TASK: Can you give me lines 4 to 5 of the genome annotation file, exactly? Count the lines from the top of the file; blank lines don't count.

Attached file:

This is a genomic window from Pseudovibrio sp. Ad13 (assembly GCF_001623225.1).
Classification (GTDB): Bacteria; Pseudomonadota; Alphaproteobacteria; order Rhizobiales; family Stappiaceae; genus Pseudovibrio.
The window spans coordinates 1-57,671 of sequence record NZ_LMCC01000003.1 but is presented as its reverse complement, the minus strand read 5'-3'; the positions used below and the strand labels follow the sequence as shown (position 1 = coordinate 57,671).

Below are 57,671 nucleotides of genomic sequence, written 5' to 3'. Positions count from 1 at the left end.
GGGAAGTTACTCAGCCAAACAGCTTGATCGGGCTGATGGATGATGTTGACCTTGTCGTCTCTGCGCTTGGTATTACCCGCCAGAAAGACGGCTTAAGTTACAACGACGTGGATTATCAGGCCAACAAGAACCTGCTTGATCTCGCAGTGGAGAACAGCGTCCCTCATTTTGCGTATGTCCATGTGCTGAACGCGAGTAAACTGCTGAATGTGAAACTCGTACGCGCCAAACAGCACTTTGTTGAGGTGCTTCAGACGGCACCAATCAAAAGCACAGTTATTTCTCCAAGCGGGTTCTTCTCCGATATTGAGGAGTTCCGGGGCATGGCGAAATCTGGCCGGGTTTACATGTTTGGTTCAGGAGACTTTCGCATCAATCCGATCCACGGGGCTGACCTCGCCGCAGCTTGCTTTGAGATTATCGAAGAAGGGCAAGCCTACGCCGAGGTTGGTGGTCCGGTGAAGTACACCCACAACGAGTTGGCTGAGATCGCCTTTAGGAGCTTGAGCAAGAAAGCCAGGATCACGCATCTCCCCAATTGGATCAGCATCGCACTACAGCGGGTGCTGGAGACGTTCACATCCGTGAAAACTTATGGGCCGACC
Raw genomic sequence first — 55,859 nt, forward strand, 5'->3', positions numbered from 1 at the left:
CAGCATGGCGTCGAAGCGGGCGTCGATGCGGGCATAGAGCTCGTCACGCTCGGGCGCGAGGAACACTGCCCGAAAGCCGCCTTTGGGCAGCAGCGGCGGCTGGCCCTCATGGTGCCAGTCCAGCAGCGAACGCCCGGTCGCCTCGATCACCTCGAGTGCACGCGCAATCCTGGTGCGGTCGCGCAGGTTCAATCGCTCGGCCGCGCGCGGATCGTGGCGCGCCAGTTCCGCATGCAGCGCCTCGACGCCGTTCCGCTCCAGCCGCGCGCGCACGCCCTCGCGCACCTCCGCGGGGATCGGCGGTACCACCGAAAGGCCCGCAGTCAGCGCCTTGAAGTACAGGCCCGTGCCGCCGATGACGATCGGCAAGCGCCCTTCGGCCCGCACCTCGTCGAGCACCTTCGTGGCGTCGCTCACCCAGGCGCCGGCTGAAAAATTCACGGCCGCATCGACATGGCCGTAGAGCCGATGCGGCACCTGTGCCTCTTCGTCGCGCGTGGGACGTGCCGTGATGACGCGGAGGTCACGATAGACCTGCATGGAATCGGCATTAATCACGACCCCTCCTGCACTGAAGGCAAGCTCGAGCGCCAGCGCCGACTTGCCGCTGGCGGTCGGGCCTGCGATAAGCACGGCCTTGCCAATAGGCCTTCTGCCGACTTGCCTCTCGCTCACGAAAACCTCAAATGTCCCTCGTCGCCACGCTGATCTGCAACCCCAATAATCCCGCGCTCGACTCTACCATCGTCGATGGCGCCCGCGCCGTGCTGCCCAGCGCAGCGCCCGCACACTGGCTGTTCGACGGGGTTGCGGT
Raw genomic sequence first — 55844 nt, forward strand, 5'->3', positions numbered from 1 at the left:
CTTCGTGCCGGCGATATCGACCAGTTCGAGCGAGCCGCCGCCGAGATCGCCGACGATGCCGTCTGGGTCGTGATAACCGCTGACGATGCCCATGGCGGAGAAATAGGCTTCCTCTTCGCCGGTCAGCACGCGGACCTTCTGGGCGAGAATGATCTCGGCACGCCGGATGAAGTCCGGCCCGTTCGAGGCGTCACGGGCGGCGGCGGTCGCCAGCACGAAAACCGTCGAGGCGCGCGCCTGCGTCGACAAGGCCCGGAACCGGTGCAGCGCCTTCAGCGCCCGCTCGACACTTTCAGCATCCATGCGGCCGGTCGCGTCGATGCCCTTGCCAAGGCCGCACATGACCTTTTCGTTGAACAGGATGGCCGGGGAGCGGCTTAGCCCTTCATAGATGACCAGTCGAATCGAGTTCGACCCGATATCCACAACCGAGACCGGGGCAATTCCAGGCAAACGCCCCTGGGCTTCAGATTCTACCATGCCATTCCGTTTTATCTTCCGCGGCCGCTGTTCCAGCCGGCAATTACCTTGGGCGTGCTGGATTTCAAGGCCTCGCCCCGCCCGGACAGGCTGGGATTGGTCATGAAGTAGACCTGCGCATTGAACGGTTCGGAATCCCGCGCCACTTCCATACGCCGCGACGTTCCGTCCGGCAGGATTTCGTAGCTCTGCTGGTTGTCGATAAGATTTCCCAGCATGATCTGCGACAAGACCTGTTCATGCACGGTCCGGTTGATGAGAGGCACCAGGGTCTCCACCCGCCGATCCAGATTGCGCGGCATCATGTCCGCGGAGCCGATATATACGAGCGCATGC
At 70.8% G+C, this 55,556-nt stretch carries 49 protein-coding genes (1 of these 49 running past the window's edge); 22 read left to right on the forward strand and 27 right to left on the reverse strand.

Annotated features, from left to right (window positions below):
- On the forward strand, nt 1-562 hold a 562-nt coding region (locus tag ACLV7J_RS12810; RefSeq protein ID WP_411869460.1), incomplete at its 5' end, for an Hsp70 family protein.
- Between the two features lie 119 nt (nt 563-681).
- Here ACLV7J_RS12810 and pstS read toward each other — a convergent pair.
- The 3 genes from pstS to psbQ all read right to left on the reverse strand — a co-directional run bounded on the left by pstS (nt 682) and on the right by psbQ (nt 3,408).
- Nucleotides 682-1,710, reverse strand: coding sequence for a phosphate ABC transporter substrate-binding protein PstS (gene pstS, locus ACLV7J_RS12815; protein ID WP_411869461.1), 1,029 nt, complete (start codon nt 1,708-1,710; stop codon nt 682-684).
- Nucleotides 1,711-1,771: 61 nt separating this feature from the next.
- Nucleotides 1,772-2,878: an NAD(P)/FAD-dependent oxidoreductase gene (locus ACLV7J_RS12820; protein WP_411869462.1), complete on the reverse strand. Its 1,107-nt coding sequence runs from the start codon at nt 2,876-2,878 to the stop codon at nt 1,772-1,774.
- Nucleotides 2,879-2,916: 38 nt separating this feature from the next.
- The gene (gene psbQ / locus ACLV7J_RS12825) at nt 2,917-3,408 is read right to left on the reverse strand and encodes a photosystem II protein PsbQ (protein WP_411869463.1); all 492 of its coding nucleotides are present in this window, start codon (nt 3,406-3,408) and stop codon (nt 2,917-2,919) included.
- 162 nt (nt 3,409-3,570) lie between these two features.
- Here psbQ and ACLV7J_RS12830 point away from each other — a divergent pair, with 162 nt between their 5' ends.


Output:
Below are 57,671 nucleotides of genomic sequence, written 5' to 3'. Positions count from 1 at the left end.
GGGAAGTTACTCAGCCAAACAGCTTGATCGGGCTGATGGATGATGTTGACCTTGTCGTCTCTGCGCTTGGTATTACCCGCCAGAAAGACGGCTTAAGTTACAACGACGTGGATTATCAGGCCAACAAGAACCTGCTTGATCTCGCAGTGGAGAACAGCGTCCCTCATTTTGCGTATGTCCATGTGCTGAACGCGAGTAAACTGCTGAATGTGAAACTCGTACGCGCCAAACAGCACTTTGTTGAGGTGCTTCAGACGGCACCAATCAAAAGCACAGTTATTTCTCCAAGCGGGTTCTTCTCCGATATTGAGGAGTTCCGGGGCATGGCGAAATCTGGCCGGGTTTACATGTTTGGTTCAGGAGACTTTCGCATCAATCCGATCCACGGGGCTGACCTCGCCGCAGCTTGCTTTGAGATTATCGAAGAAGGGCAAGCCTACGCCGAGGTTGGTGGTCCGGTGAAGTACACCCACAACGAGTTGGCTGAGATCGCCTTTAGGAGCTTGAGCAAGAAAGCCAGGATCACGCATCTCCCCAATTGGATCAGCATCGCACTACAGCGGGTGCTGGAGACGTTCACATCCGTGAAAACTTATGGGCCGACC